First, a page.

eHealth News, South Africa

Ava Welcomes First Baby Conceived Using Wearable

Reproductive health start-up, Ava, has announced the birth of the first baby conceived with the help of its Ava fertility tracking sensor wearable.

Ava Wearable - EHN

Swiss-based reproductive health start-up, Ava, has announced the birth of the first baby conceived with the help of its Ava fertility tracking sensor wearable.

US-based Ava user, Lizzie McGee, and her husband Sam welcomed their son, Jace McGee, on 11 July 2017, becoming the first confirmed ‘Ava baby’ born since the wearable’s launch in August 2016.

The couple found out about Ava after struggling for over a year to get pregnant with their second child.

“The experience of conceiving our first child was really difficult and stressful on our marriage, and I didn’t want to go through the same thing again with our second,” said Lizzie, who conceived Jace after wearing Ava for three months.

According to Ava Co-founder, Lea von Bidder, Lizzie is one of over one-third of Ava users who purchased the wearable to aid in conceiving a second child.

“Secondary infertility is much more common than many people realise, especially in cases where a couple has started their family later in life because it’s widely known that fertility decreases as maternal age increases,” said von Bidder.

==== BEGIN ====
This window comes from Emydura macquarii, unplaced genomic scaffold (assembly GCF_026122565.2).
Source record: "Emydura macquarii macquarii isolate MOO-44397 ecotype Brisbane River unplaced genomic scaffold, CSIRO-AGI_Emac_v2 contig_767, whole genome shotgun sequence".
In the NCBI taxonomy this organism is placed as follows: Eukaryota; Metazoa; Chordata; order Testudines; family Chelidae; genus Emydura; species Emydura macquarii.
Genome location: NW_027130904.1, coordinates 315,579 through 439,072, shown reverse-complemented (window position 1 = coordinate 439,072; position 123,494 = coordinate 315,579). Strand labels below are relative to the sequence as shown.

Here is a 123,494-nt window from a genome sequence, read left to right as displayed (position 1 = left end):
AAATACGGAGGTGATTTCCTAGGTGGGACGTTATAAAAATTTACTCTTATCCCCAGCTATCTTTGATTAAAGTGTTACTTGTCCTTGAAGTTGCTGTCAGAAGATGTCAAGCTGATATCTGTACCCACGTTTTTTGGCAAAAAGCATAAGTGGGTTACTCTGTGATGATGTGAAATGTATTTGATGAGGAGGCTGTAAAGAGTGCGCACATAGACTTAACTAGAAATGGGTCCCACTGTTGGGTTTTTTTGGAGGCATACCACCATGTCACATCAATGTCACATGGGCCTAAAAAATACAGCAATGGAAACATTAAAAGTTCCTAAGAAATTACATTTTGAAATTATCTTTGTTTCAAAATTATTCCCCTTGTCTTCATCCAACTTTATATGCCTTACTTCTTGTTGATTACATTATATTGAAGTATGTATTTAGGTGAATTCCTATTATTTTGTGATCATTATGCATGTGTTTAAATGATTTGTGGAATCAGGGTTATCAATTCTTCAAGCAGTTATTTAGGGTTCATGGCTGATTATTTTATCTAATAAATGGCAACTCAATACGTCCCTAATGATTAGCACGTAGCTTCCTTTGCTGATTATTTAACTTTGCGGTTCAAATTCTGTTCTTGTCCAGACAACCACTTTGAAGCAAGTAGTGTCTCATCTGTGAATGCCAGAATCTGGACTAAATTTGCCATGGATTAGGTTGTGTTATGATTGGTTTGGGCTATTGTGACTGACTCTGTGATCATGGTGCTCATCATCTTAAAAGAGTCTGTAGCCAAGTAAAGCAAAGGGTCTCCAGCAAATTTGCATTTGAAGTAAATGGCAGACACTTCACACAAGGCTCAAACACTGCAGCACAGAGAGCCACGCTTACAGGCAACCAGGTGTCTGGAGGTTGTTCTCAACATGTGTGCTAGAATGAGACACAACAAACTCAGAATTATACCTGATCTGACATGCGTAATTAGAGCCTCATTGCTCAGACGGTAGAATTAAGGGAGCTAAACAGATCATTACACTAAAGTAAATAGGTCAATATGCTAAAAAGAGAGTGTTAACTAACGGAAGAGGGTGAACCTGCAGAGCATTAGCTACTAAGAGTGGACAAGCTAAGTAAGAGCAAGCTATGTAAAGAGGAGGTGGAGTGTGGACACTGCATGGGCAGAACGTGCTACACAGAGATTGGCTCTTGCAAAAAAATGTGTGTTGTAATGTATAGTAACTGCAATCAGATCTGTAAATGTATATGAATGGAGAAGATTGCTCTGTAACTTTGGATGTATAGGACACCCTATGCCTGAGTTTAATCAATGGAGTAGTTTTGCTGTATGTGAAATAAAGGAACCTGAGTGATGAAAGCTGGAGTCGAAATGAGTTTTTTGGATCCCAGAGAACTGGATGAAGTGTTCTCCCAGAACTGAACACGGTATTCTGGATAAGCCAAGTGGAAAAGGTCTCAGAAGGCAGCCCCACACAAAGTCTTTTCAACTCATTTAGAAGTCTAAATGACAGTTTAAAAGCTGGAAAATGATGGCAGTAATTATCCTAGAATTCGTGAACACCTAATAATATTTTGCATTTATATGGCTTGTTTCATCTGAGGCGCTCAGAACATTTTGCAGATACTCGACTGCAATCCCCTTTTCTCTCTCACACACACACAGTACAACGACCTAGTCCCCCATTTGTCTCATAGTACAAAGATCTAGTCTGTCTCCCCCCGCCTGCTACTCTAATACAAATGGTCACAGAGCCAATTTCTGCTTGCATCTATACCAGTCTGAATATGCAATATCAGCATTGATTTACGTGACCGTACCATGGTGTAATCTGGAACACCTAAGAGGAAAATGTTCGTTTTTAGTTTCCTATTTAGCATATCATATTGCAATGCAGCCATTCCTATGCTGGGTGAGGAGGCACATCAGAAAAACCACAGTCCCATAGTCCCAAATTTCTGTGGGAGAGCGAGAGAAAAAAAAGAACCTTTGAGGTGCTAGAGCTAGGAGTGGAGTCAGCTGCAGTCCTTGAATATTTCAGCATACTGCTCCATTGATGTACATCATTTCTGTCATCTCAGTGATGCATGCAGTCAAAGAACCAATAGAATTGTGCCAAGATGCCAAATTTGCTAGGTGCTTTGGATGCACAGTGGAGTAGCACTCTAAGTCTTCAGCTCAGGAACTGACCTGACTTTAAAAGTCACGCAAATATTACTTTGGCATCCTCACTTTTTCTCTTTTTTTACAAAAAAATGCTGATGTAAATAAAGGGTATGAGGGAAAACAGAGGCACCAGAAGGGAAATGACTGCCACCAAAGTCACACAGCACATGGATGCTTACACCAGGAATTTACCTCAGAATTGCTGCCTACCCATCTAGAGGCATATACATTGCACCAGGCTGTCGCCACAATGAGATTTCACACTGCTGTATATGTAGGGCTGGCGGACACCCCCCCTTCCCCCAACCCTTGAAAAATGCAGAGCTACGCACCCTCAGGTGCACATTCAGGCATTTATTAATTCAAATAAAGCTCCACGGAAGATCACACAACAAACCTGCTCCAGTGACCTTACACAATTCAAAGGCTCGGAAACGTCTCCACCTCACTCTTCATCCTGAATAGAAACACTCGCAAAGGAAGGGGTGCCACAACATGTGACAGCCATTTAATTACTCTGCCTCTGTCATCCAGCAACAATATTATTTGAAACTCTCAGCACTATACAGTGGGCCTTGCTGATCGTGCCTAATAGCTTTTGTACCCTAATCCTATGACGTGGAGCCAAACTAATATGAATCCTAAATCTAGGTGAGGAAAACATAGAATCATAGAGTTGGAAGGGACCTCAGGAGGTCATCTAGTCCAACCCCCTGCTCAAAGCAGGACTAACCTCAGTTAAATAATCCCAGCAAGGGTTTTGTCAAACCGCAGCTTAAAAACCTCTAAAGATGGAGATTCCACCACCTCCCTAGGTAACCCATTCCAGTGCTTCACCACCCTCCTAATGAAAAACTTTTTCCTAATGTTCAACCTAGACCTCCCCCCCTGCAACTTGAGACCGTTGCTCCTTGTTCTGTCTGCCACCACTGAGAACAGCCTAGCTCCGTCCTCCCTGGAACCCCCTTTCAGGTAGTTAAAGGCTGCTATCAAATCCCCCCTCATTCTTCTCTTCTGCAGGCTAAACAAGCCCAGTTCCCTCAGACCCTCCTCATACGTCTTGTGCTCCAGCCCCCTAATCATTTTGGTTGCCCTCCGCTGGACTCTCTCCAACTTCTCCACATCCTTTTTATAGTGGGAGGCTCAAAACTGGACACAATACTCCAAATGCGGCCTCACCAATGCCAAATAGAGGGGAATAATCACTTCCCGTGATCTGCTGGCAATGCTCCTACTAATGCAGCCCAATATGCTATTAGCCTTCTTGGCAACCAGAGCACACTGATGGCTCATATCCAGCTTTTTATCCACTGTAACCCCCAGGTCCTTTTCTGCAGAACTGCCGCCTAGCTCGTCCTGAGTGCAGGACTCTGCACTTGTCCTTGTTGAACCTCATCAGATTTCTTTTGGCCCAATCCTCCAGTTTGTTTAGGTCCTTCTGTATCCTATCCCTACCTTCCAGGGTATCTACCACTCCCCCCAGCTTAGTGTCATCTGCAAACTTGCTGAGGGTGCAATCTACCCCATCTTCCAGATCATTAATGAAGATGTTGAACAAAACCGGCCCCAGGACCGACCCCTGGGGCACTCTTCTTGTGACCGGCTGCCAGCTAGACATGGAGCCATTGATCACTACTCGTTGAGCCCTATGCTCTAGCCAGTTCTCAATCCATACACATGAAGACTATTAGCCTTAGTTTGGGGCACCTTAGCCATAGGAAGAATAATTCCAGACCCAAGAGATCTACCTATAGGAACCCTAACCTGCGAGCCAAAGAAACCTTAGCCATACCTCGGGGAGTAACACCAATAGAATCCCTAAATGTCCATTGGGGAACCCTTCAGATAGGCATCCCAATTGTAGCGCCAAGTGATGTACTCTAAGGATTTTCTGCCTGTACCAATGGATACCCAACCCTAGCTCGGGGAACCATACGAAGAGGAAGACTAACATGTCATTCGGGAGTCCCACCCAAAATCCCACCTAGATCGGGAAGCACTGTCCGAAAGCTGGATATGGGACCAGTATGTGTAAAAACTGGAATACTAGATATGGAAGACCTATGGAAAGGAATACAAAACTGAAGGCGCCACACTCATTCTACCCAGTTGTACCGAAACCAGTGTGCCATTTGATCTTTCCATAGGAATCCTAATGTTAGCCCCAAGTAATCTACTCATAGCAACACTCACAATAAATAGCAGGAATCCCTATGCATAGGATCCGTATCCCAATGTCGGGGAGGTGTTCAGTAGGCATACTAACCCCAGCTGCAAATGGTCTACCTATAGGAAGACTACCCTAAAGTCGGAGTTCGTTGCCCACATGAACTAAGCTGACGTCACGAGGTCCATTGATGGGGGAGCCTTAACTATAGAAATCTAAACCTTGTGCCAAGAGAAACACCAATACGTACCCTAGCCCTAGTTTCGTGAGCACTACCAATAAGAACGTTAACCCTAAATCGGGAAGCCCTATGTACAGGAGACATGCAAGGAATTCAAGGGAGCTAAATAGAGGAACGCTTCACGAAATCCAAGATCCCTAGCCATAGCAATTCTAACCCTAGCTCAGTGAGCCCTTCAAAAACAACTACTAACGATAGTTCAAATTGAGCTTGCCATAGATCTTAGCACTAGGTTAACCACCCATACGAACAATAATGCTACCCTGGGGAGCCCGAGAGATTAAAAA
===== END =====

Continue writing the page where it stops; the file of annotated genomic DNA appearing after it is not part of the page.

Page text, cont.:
“Ava helps women optimise their chances of conception at any age by identifying in real-time her full fertile window, not just the day of ovulation,” continued von Bidder.

Since its consumer launch, the Ava fertility tracking wearable has already helped over 500 women conceive. According to von Bidder, Ava users from across the US and Europe are reporting about 5-10 pregnancies a day.

The Ava wearable uses new technology to precisely detect the fertile days during a woman’s monthly cycle in real-time. Worn only at night while sleeping, Ava measures nine physiological parameters including pulse rate, breathing rate, heart rate variability, temperature that, in combination, help indicate a rise in reproductive hormones estradiol and progesterone. The impact of the rise of these hormones on the physiological parameters is used to detect a 5.3-day fertile window in a woman’s cycle.

Because users wear the Ava wearable at night and sync it with the Ava app in the morning, they are able to avoid the hassles, mess and invasiveness of other fertility tracking methods like ovulation strips and BBT thermometers.

An FDA Class 1 medical device, the Ava wearable was proven in a recently concluded clinical study at the University Hospital of Zurich to detect an average of 5.3 fertile days per cycle – in real-time – with 89% accuracy.

The company is also conducting clinical studies to adapt and expand its algorithms for use in pregnancy monitoring, and future use as a non-hormonal contraceptive device.

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